Conflict can also occur if family members do not feel supported or understood. Some family members, including children and adolescents, may feel overlooked, excluded and unheard, and this can lead to resentment. Depending on the circumstances of the death, some family members may blame other members, or be blamed, for the death or its antecedents. In circumstances where a child dies, step-families may experience conflict if the new partner seems unable to understand and/or unwilling to talk about the deceased child or their partner’s experiences of grief (Gerrard, 2002). However, it is important to note that research does not support the idea that a death of a child is a catalyst for marital separation and divorce (Schwab, 1998).
Finally, family celebrations are important in maintaining cohesive relationships within families. Certain times and activities typically shared with family and loved ones such as Christmas and other religious holidays, birthdays, weddings, Mothers’ Day, Fathers’ Day, as well as the food and music associated with them, may no longer be enjoyed with the same resonance following bereavement and may even become times
Family functioning in bereavement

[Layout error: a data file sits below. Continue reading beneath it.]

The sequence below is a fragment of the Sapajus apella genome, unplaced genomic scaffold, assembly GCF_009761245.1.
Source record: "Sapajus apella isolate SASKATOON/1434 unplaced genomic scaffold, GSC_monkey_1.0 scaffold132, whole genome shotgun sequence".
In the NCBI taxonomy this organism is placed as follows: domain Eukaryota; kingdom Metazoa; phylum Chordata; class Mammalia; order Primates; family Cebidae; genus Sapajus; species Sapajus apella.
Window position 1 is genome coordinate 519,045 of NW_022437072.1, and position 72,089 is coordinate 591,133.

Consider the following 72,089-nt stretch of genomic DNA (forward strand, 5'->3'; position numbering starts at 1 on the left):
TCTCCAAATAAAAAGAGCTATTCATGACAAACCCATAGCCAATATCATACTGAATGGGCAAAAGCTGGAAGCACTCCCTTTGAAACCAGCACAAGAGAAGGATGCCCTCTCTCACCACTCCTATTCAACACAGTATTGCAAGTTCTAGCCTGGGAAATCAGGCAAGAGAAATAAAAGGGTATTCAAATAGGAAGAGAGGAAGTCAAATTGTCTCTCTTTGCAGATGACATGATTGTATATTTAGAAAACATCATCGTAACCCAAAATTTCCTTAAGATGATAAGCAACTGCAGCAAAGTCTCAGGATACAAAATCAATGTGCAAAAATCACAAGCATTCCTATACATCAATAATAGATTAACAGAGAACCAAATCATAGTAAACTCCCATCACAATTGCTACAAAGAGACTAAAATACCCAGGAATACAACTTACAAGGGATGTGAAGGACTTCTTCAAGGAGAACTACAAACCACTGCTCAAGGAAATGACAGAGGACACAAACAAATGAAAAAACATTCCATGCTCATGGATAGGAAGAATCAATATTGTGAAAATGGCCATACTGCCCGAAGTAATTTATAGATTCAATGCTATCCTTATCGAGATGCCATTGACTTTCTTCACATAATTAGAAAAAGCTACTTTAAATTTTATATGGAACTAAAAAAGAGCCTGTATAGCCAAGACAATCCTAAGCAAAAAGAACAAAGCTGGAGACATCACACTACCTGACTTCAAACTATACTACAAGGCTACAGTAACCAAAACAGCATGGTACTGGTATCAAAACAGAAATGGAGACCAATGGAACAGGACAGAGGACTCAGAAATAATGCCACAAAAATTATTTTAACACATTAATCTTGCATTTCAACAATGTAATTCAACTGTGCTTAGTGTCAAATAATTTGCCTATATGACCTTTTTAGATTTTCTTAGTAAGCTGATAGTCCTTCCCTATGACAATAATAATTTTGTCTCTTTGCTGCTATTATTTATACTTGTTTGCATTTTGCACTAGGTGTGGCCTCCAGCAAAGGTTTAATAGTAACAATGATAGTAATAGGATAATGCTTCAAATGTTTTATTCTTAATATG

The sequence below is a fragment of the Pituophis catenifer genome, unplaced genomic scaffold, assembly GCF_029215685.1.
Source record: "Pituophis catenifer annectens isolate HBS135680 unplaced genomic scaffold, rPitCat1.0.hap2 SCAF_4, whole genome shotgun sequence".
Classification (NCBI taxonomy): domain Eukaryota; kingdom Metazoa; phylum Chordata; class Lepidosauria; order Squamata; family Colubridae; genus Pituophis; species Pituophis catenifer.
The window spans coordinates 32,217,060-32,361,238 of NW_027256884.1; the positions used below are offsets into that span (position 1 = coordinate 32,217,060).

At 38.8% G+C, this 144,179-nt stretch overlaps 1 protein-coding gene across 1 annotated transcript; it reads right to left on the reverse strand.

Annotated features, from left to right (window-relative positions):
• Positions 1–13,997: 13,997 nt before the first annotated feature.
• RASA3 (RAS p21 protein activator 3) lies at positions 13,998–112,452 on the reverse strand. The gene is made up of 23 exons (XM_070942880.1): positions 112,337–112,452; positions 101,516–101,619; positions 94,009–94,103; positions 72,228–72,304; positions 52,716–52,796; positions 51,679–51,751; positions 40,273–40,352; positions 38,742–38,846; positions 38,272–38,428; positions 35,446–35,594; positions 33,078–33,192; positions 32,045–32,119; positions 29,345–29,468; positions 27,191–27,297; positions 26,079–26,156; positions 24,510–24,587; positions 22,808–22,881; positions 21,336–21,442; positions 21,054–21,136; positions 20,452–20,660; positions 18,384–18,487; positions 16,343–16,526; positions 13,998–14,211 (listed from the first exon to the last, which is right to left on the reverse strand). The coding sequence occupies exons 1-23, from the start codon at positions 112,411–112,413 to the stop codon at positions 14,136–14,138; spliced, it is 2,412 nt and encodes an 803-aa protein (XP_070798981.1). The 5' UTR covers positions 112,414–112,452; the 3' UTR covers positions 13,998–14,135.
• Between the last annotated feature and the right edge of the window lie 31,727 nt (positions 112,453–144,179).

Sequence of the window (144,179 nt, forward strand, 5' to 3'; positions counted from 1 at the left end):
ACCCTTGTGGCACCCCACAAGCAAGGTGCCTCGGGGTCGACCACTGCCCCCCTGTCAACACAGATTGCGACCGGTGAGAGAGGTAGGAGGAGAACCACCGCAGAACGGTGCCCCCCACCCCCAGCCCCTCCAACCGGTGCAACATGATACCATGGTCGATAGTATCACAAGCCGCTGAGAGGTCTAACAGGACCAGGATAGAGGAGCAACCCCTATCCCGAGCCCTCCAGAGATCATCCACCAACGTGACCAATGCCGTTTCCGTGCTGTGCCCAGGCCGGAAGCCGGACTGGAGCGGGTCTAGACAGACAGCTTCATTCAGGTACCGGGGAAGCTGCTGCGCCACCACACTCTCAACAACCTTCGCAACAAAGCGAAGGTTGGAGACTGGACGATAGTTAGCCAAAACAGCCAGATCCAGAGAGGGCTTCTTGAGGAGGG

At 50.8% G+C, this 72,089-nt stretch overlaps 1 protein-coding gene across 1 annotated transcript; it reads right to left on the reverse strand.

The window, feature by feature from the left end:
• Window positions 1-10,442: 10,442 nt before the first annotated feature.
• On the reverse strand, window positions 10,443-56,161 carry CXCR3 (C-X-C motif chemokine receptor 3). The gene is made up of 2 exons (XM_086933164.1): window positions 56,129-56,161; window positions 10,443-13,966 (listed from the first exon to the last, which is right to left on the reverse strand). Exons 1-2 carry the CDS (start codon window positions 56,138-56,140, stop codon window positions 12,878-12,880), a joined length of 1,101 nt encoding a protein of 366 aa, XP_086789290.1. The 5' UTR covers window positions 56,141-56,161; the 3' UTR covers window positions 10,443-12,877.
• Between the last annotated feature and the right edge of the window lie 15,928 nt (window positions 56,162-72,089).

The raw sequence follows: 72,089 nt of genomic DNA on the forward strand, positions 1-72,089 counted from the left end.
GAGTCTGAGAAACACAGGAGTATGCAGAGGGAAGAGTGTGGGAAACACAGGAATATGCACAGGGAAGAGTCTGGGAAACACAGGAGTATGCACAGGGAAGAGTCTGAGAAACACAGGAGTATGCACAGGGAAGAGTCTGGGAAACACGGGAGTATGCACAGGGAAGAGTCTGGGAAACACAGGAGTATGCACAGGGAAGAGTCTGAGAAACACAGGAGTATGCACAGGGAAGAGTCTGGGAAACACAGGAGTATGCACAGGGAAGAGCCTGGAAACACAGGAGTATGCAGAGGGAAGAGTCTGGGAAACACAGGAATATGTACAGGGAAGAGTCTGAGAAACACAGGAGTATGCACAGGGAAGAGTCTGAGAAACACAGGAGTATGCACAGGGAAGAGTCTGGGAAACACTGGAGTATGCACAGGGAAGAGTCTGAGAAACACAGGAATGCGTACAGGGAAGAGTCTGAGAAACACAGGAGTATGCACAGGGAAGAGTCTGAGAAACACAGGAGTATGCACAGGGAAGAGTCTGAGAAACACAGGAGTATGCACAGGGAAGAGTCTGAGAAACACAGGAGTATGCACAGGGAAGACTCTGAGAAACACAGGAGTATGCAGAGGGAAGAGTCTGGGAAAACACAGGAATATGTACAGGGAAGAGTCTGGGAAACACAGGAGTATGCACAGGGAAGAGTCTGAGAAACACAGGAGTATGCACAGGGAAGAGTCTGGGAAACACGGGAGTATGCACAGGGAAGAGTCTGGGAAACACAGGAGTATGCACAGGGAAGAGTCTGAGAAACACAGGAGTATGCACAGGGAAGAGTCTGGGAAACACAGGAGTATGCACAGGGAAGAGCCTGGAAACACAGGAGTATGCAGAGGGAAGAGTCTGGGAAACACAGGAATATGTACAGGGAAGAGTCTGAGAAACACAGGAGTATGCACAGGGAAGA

Families have been shown to differ in the ways in which they manage bereavement. One study based in Melbourne identified patterns of family functioning six months following anticipated bereavement (Kissane et al., 1996). Based on scores from measures of family functioning completed by all family members, the researchers characterised 53 per cent of families as having good functioning with high levels of cohesion and conflict resolution (28% were ‘supportive’ and 25% were ‘conflict-resolving’), and 30 per cent as dysfunctional with high levels of conflict, low levels of cohesion, and poor expression (18% ‘sullen’ and 12% ‘hostile’). The remaining 17 per cent were ‘intermediate’ with moderate cohesion that could tend to deteriorate under the strain of bereavement. Based on these patterns of family functioning identified by Kissane and colleagues, a family-focused grief therapy using a systemic approach that can be applied preventively in palliative care emerged (Kissane & Bloch, 2002). The intervention aims to prevent the complications of bereavement by enhancing the functioning of the family through attention to communication and conflict resolution, and sharing of the story of the illness. The intervention is brief (consisting of four to eight sessions), manualised and shows some efficacy.